Theatre review: Baby Mama: One Woman’s Quest to Give Her Child to Gay People

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Edinburgh Festival Fringe: Tales of adoption aren’t unusual as dramatic subjects, but it’s different (Philomena aside) to find the perspective of a birth mother used as the springboard for such.

Greenside @ Infirmary Street (Venue 236)

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Tales of adoption aren’t unusual as dramatic subjects, but it’s different (Philomena aside) to find the perspective of a birth mother used as the springboard for such.

New York-based playwright and performer Mariah MacCarthy gives us the full immersive experience, however, with this true story of the moment her son was conceived (the birth father is mentioned once, with neither affection nor disdain) to the point at which she finally gave him up to his new fathers. Her comfort with telling this story as a performer is tempered by the difficulty the subject causes her, and we feel the yearning in some moments and the release of humour in others.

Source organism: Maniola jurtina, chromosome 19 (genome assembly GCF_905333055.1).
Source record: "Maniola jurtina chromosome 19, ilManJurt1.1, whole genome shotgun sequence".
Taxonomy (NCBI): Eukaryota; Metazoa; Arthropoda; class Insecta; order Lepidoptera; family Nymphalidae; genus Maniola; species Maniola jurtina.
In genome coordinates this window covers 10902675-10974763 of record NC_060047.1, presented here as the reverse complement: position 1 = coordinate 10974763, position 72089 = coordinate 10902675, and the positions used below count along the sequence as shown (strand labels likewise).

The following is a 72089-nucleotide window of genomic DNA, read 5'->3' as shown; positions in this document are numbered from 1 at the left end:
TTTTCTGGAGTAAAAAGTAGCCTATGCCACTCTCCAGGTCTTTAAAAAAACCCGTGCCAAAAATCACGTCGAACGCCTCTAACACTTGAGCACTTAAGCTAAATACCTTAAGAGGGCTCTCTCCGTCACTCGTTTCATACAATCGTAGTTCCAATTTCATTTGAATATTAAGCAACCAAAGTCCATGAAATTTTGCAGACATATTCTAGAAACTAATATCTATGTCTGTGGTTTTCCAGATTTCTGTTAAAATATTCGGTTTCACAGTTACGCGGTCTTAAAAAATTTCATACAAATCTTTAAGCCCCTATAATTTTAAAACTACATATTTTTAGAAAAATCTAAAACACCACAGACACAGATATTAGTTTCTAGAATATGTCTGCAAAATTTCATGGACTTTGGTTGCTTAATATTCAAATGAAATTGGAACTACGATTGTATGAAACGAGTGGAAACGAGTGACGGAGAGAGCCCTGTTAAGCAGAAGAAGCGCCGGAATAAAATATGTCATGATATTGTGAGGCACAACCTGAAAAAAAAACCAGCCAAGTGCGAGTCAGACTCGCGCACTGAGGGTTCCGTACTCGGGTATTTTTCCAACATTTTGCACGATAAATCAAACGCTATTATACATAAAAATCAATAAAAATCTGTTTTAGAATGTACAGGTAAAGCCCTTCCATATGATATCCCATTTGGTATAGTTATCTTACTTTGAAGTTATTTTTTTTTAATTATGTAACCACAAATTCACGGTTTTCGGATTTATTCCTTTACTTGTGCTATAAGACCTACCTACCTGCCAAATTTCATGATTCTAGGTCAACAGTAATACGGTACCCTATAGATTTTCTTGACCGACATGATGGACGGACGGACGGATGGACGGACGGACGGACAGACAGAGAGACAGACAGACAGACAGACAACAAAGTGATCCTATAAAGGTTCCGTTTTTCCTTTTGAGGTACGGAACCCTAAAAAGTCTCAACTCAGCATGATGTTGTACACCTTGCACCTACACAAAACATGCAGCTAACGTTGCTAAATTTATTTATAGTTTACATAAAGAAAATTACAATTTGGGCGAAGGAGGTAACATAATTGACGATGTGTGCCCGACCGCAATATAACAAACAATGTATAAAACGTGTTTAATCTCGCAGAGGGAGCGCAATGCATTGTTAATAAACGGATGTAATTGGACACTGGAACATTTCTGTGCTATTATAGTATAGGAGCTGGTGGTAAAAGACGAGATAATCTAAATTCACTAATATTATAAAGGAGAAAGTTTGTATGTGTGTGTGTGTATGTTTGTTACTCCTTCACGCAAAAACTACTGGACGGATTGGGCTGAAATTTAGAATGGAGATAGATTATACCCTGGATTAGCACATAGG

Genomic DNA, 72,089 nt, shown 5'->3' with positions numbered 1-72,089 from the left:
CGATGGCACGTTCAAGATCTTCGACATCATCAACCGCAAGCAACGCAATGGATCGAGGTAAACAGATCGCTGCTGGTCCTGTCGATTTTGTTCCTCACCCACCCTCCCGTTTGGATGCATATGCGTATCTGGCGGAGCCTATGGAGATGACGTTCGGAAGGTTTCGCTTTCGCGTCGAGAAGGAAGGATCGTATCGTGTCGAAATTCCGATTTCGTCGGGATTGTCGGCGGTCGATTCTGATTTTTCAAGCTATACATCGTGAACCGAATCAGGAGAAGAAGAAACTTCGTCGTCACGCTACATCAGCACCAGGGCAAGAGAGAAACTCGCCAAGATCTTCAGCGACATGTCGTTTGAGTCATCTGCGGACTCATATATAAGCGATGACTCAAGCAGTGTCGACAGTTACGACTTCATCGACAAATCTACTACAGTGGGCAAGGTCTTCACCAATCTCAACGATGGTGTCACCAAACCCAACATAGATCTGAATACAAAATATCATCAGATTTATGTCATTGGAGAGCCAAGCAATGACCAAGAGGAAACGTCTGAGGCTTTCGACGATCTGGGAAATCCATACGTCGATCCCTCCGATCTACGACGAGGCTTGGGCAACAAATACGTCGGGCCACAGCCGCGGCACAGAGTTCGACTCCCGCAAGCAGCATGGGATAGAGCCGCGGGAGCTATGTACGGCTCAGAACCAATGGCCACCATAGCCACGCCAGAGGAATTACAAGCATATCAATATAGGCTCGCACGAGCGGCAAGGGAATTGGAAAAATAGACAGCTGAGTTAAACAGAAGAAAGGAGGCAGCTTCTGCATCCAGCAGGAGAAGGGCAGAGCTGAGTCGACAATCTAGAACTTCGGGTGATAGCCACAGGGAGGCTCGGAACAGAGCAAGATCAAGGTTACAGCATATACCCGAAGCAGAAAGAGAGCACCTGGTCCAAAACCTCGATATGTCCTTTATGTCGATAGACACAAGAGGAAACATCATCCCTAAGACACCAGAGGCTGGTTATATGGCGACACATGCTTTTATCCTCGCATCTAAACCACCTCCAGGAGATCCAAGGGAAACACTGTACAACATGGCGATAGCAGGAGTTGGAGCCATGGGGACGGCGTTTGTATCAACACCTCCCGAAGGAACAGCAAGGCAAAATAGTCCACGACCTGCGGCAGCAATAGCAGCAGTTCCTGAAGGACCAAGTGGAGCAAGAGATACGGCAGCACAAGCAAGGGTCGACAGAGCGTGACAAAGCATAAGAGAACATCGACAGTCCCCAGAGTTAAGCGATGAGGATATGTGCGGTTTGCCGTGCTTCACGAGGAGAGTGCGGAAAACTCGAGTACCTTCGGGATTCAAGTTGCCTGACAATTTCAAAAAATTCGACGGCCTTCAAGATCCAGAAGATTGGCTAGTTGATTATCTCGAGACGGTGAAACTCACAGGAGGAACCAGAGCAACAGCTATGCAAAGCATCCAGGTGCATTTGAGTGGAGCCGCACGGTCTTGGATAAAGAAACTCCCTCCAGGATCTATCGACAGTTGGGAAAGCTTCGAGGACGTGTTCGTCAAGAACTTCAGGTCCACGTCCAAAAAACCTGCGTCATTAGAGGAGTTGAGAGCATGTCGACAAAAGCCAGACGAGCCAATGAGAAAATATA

MacCarthy is a warm and relatable personality – although not everyone in the audience will share her taste for group sex or the music of Amanda Palmer – and the intricacies of the adoption process are well explained.

Full of frank sex chat and pithy lines about wanting a serious partner so they can “rub my genitals and get me brunch”, this monologue also bears deeper, subtler threads about living with a difficult decision you believe to be right and the effect of lack of financial support for single parents in America.

Until today 7.45pm.